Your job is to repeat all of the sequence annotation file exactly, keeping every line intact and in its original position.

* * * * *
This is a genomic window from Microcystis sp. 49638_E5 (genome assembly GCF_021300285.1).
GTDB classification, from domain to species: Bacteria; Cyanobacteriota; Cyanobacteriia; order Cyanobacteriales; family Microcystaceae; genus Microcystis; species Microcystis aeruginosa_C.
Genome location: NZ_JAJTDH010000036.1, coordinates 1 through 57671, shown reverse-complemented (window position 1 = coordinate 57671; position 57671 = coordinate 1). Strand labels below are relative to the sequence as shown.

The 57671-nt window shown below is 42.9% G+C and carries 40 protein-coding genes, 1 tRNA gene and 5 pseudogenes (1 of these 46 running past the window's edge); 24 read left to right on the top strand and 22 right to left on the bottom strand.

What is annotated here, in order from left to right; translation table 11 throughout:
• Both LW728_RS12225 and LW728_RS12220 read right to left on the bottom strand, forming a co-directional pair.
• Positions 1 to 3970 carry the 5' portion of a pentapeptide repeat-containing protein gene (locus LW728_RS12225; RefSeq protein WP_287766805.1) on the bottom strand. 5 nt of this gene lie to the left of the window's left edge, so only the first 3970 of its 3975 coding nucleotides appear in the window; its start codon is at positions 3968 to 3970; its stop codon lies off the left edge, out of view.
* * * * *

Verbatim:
This is a genomic window from Microcystis sp. 49638_E5 (genome assembly GCF_021300285.1).
GTDB classification, from domain to species: Bacteria; Cyanobacteriota; Cyanobacteriia; order Cyanobacteriales; family Microcystaceae; genus Microcystis; species Microcystis aeruginosa_C.
Genome location: NZ_JAJTDH010000036.1, coordinates 1 through 57671, shown reverse-complemented (window position 1 = coordinate 57671; position 57671 = coordinate 1). Strand labels below are relative to the sequence as shown.

The 57671-nt window shown below is 42.9% G+C and carries 40 protein-coding genes, 1 tRNA gene and 5 pseudogenes (1 of these 46 running past the window's edge); 24 read left to right on the top strand and 22 right to left on the bottom strand.

What is annotated here, in order from left to right; translation table 11 throughout:
• Both LW728_RS12225 and LW728_RS12220 read right to left on the bottom strand, forming a co-directional pair.
• Positions 1 to 3970 carry the 5' portion of a pentapeptide repeat-containing protein gene (locus LW728_RS12225; RefSeq protein WP_287766805.1) on the bottom strand. 5 nt of this gene lie to the left of the window's left edge, so only the first 3970 of its 3975 coding nucleotides appear in the window; its start codon is at positions 3968 to 3970; its stop codon lies off the left edge, out of view.